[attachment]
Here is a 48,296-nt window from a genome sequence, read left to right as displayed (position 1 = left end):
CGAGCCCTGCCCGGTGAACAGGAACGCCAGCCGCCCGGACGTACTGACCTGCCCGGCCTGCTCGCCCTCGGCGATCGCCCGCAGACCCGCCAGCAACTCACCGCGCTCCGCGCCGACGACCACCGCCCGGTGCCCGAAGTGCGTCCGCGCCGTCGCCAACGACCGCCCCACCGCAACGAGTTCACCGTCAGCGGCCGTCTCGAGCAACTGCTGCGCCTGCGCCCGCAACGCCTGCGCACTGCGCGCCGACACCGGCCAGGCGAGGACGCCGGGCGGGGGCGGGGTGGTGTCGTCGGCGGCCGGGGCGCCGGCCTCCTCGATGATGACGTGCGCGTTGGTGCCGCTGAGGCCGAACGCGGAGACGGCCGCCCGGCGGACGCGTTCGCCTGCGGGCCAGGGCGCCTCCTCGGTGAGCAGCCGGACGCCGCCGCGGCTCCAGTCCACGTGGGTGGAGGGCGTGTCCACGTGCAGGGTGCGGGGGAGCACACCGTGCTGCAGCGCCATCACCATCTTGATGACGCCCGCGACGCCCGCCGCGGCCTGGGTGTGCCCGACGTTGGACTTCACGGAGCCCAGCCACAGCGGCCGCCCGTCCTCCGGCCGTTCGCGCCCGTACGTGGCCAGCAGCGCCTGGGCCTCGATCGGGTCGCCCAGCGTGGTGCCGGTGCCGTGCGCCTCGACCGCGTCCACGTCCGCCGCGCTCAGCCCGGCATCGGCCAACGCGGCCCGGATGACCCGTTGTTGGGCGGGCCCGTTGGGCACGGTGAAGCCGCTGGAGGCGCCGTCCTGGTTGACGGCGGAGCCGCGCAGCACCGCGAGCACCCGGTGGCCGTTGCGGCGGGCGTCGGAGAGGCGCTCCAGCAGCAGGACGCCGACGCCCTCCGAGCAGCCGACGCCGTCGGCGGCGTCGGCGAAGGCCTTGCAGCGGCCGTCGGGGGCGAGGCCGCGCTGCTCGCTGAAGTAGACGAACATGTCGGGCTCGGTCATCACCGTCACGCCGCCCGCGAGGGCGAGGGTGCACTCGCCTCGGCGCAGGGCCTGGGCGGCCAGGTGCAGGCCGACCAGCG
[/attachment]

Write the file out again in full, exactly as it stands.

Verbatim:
Here is a 48,296-nt window from a genome sequence, read left to right as displayed (position 1 = left end):
CGAGCCCTGCCCGGTGAACAGGAACGCCAGCCGCCCGGACGTACTGACCTGCCCGGCCTGCTCGCCCTCGGCGATCGCCCGCAGACCCGCCAGCAACTCACCGCGCTCCGCGCCGACGACCACCGCCCGGTGCCCGAAGTGCGTCCGCGCCGTCGCCAACGACCGCCCCACCGCAACGAGTTCACCGTCAGCGGCCGTCTCGAGCAACTGCTGCGCCTGCGCCCGCAACGCCTGCGCACTGCGCGCCGACACCGGCCAGGCGAGGACGCCGGGCGGGGGCGGGGTGGTGTCGTCGGCGGCCGGGGCGCCGGCCTCCTCGATGATGACGTGCGCGTTGGTGCCGCTGAGGCCGAACGCGGAGACGGCCGCCCGGCGGACGCGTTCGCCTGCGGGCCAGGGCGCCTCCTCGGTGAGCAGCCGGACGCCGCCGCGGCTCCAGTCCACGTGGGTGGAGGGCGTGTCCACGTGCAGGGTGCGGGGGAGCACACCGTGCTGCAGCGCCATCACCATCTTGATGACGCCCGCGACGCCCGCCGCGGCCTGGGTGTGCCCGACGTTGGACTTCACGGAGCCCAGCCACAGCGGCCGCCCGTCCTCCGGCCGTTCGCGCCCGTACGTGGCCAGCAGCGCCTGGGCCTCGATCGGGTCGCCCAGCGTGGTGCCGGTGCCGTGCGCCTCGACCGCGTCCACGTCCGCCGCGCTCAGCCCGGCATCGGCCAACGCGGCCCGGATGACCCGTTGTTGGGCGGGCCCGTTGGGCACGGTGAAGCCGCTGGAGGCGCCGTCCTGGTTGACGGCGGAGCCGCGCAGCACCGCGAGCACCCGGTGGCCGTTGCGGCGGGCGTCGGAGAGGCGCTCCAGCAGCAGGACGCCGACGCCCTCCGAGCAGCCGACGCCGTCGGCGGCGTCGGCGAAGGCCTTGCAGCGGCCGTCGGGGGCGAGGCCGCGCTGCTCGCTGAAGTAGACGAACATGTCGGGCTCGGTCATCACCGTCACGCCGCCCGCGAGGGCGAGGGTGCACTCGCCTCGGCGCAGGGCCTGGGCGGCCAGGTGCAGGCCGACCAGCG